I'm a nurse manager at a busy rural medical–surgical unit and always looking for innovative ways to improve quality patient care. After reading "Creating a Unit-Based Resource Nurse Program" (Cultivating Quality, September), I wondered about the potential of this type of program on my unit. It could improve RN-to-RN interaction, help to build critical thinking skills, and lead to the mentoring of novice nurses and improvements in clinical judgment. Each of these concepts is delicate: without one, the others will suffer, especially in an environment with complex patient populations and relatively novice nurses.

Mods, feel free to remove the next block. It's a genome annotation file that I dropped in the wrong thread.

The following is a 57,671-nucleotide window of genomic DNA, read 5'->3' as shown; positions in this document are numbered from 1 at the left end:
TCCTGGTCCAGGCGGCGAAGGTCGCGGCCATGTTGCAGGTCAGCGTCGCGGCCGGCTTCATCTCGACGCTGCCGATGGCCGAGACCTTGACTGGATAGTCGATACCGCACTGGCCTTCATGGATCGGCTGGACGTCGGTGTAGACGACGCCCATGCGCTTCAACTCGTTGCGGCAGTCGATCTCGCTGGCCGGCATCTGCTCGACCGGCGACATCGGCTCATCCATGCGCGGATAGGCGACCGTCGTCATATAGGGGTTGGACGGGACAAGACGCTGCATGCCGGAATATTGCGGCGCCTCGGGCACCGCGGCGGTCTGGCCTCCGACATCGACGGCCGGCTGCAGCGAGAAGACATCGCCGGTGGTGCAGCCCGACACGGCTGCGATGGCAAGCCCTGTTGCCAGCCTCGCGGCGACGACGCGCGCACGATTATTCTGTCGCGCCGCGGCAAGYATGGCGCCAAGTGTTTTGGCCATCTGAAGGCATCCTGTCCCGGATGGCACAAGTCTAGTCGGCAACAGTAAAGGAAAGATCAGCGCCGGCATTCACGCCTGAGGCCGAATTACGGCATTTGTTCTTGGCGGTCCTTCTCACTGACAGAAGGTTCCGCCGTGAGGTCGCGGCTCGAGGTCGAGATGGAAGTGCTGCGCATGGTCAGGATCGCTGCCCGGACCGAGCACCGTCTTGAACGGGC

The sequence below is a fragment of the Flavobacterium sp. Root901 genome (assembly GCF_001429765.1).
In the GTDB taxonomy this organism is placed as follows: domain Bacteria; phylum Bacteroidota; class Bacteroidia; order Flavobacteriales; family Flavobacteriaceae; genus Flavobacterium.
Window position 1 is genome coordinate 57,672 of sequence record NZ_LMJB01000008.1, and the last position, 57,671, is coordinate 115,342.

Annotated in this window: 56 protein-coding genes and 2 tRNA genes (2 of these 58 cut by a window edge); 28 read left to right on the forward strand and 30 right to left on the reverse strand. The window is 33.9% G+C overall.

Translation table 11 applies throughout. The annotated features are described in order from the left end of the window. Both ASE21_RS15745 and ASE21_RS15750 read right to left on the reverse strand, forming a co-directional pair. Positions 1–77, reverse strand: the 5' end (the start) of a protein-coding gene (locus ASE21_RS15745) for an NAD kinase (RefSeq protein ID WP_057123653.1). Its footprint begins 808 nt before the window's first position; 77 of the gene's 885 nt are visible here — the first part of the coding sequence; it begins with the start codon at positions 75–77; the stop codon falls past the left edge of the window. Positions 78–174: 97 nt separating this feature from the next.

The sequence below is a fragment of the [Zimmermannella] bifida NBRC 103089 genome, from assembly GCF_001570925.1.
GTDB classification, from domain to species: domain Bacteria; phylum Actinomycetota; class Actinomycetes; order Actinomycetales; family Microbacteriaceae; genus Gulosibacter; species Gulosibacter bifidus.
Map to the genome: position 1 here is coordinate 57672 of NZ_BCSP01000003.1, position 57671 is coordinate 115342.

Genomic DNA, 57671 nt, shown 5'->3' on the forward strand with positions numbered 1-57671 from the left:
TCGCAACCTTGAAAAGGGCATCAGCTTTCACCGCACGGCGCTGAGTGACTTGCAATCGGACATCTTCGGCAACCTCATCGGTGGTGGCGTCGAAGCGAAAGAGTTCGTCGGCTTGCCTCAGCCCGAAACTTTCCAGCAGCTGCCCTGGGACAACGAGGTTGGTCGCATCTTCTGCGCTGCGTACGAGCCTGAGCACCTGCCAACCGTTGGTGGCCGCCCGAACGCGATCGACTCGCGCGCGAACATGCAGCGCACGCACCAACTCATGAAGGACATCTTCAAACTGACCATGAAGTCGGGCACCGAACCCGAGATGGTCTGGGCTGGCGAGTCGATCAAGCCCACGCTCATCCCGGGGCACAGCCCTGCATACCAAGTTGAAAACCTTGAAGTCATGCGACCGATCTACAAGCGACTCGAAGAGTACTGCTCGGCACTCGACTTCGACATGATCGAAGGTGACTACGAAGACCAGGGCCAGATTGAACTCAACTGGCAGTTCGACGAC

The implications for quality patient care outcomes and a healthy work environment are significant, and using current staff members to fill the resource nurse role is a creative way to do more with less. In rural settings, resources and quality mentoring potential may be limited due to natural attrition. A quality resource nurse program could supplement the mentorship process and provide greater leadership throughout an organization.
Shelley Simmons, BSN, RN
Altus, OK© 2011 Lippincott Williams & Wilkins, Inc.